Star Trek doesn't describe the Christian life: Jesus does

By Rev. Dr. Howard S. Russell, CHM President & CEO

From the December 2018 issue of Heartfelt Magazine.

The original “Star Trek” TV series in 1967 aired an episode called “The Return of the Archons,” in which the U.S.S. Enterprise crew encounters a planet where everyone “enjoys” a form of peace and tranquility.

The civilization is controlled by the visual projection of a man, Landru, treated as a god by the planet’s inhabitants. Here is how Landru describes life on the planet: “You have come to a world without hate, without fear, without conflict, no war, no disease, no crime. None of the ancient evils. Landru seeks tranquility, peace for all, the universal good.”

I’ve long wondered if this Star Trek episode treatment was a cloaking device to criticize Christianity without coming right out and doing so. Condemning Christians wasn’t as trendy or accepted then as it is now.

The truth is that the Christian life is a struggle. But it’s a good struggle. And while there are present-day opponents and critics who try to sometimes paint believers as followers acting in a Landru-worshiping way, we know better.

On the one hand the New Testament tells us that relying; trusting; depending; believing; and surrendering to the Lord Jesus Christ is our responsibility—and our privilege—as those who believe in him.

On the other hand, as humans, Christians deal with temptations, diversions, personalities, and desires that interfere with trusting, believing, surrendering, etc., to God.

If that weren’t the case there’d be no reason for anything more than the Gospels. There would have been no need for the Apostle Paul to write his letter to the Corinthians, or for the books of Peter, James, and the other New Testament writers.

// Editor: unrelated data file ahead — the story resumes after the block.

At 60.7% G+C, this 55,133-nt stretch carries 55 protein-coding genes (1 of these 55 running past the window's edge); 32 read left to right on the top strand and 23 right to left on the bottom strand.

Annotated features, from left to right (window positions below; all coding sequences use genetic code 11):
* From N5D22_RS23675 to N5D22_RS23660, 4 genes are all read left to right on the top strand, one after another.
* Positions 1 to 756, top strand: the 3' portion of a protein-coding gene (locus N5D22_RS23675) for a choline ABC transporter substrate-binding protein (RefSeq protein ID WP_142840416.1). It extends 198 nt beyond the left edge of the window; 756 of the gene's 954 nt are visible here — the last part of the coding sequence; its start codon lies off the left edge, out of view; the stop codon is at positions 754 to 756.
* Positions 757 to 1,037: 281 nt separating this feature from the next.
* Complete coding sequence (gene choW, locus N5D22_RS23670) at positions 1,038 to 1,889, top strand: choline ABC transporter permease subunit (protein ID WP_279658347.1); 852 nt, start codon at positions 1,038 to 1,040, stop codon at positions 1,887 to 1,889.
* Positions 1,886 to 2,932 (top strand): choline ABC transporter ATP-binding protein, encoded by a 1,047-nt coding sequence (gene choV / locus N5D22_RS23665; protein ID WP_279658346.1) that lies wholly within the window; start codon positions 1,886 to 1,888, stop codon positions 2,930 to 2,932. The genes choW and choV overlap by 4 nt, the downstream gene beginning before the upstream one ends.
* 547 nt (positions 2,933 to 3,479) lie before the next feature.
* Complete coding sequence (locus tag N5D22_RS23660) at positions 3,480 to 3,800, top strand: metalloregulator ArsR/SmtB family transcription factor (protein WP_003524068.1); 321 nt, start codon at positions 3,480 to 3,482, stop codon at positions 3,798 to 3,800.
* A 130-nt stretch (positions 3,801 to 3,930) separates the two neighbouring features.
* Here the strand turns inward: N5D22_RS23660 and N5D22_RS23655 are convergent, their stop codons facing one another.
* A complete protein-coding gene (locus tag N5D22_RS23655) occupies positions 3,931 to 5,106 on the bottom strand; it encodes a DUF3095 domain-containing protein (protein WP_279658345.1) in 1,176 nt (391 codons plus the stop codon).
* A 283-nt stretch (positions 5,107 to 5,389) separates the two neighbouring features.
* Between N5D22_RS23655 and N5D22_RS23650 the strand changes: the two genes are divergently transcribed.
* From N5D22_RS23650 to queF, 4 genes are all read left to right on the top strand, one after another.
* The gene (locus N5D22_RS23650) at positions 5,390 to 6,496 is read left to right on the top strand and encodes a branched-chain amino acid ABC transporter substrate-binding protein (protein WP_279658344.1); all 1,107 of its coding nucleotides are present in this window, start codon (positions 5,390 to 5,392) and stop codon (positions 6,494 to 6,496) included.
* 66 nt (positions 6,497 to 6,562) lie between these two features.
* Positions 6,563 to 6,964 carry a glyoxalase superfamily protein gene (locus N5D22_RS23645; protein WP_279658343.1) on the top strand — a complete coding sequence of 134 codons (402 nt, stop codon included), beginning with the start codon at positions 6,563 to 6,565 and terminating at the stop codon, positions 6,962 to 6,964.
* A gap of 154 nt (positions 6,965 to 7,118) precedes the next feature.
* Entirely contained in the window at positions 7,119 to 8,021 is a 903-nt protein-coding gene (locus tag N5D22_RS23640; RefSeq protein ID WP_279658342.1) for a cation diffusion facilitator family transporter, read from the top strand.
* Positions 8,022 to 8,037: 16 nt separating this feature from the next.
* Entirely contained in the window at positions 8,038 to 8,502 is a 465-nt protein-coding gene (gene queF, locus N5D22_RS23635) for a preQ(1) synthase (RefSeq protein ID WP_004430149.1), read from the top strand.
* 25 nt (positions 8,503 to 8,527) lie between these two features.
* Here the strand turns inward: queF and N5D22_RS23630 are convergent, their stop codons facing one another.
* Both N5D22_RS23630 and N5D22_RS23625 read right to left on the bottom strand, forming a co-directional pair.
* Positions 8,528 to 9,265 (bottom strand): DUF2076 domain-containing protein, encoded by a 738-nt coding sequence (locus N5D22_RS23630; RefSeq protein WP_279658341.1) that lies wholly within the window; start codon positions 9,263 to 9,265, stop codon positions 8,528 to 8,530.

God not only sent us a helper in the form of the Holy Spirit, He sent us the New Testament writers to share with the people of that time—and the people of all times until the end of this earthly age—that which is expected of believers and which will give them the greatest experience and the most joy in life.

The peace of God is the sure and certain knowledge that in whatever situation we find ourselves, if we follow His direction for our lives we will find that we’re never alone. This is true regardless of what we may face. Furthermore, our eternal life with Him is assured.

God indeed promised us peace when we rest in Him. And as the Apostle Paul writes, the body has many parts, but not all parts are the same. One has one use, the other has another use, but all work together for good to do God’s will and to trust in Him.

Christian Healthcare Ministries is an example. We are all Christians, showing Christian love and support for each other through this ministry, but individually none of us are the same. What we have is a shared belief in Christ as our Lord and Savior.

Jesus Himself never demanded of His followers that they become robotic members of a body that permits no deviation from one person to another. He walked what we call the Holy Land with His disciples. They were men who were different, who came from different backgrounds, and who didn’t lose their personalities or their personhood when they became Christ’s followers.

What God has done is free us from sin. He calls us to repentance. He tells us to love and serve the Father in heaven. The peace we experience is the gift from God given to us by the greatest gift of God, His son.

And for that, we need never apologize. Instead, we need to take every opportunity to share it. In our own ways, because we’re all different.

And because God is love, always.

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